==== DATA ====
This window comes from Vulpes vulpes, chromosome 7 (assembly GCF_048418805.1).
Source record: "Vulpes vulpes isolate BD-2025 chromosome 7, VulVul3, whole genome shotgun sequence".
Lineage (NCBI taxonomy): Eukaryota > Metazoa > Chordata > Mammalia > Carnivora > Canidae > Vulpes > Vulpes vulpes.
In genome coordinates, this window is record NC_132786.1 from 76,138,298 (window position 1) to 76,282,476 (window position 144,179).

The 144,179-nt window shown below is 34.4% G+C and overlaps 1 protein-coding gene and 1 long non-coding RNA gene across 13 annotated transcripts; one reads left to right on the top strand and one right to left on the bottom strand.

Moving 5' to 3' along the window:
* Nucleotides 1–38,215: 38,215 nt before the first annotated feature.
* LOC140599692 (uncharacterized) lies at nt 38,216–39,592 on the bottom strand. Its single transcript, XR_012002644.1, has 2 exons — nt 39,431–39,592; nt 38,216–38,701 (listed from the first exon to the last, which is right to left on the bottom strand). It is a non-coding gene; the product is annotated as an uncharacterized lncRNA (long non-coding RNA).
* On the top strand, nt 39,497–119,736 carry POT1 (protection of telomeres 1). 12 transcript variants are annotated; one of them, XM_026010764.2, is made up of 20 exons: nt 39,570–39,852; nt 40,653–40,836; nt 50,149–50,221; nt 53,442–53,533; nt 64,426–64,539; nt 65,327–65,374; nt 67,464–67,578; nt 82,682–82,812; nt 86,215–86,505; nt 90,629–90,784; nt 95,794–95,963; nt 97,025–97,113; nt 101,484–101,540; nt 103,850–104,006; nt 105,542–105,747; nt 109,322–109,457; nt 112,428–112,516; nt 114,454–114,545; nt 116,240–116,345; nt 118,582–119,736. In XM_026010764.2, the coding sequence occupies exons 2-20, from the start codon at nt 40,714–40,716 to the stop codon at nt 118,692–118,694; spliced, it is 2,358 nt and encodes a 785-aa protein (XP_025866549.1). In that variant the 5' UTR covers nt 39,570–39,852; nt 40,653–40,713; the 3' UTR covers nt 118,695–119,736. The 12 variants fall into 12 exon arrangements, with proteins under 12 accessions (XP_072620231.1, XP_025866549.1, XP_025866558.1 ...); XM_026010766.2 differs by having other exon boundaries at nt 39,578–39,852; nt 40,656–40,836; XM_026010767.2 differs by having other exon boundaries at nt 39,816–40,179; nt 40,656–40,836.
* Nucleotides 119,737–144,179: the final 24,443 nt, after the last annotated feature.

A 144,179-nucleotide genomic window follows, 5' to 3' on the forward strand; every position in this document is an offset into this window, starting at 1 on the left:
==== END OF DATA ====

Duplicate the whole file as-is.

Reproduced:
This window comes from Vulpes vulpes, chromosome 7 (assembly GCF_048418805.1).
Source record: "Vulpes vulpes isolate BD-2025 chromosome 7, VulVul3, whole genome shotgun sequence".
Lineage (NCBI taxonomy): Eukaryota > Metazoa > Chordata > Mammalia > Carnivora > Canidae > Vulpes > Vulpes vulpes.
In genome coordinates, this window is record NC_132786.1 from 76,138,298 (window position 1) to 76,282,476 (window position 144,179).

The 144,179-nt window shown below is 34.4% G+C and overlaps 1 protein-coding gene and 1 long non-coding RNA gene across 13 annotated transcripts; one reads left to right on the top strand and one right to left on the bottom strand.

Moving 5' to 3' along the window:
* Nucleotides 1–38,215: 38,215 nt before the first annotated feature.
* LOC140599692 (uncharacterized) lies at nt 38,216–39,592 on the bottom strand. Its single transcript, XR_012002644.1, has 2 exons — nt 39,431–39,592; nt 38,216–38,701 (listed from the first exon to the last, which is right to left on the bottom strand). It is a non-coding gene; the product is annotated as an uncharacterized lncRNA (long non-coding RNA).
* On the top strand, nt 39,497–119,736 carry POT1 (protection of telomeres 1). 12 transcript variants are annotated; one of them, XM_026010764.2, is made up of 20 exons: nt 39,570–39,852; nt 40,653–40,836; nt 50,149–50,221; nt 53,442–53,533; nt 64,426–64,539; nt 65,327–65,374; nt 67,464–67,578; nt 82,682–82,812; nt 86,215–86,505; nt 90,629–90,784; nt 95,794–95,963; nt 97,025–97,113; nt 101,484–101,540; nt 103,850–104,006; nt 105,542–105,747; nt 109,322–109,457; nt 112,428–112,516; nt 114,454–114,545; nt 116,240–116,345; nt 118,582–119,736. In XM_026010764.2, the coding sequence occupies exons 2-20, from the start codon at nt 40,714–40,716 to the stop codon at nt 118,692–118,694; spliced, it is 2,358 nt and encodes a 785-aa protein (XP_025866549.1). In that variant the 5' UTR covers nt 39,570–39,852; nt 40,653–40,713; the 3' UTR covers nt 118,695–119,736. The 12 variants fall into 12 exon arrangements, with proteins under 12 accessions (XP_072620231.1, XP_025866549.1, XP_025866558.1 ...); XM_026010766.2 differs by having other exon boundaries at nt 39,578–39,852; nt 40,656–40,836; XM_026010767.2 differs by having other exon boundaries at nt 39,816–40,179; nt 40,656–40,836.
* Nucleotides 119,737–144,179: the final 24,443 nt, after the last annotated feature.

A 144,179-nucleotide genomic window follows, 5' to 3' on the forward strand; every position in this document is an offset into this window, starting at 1 on the left: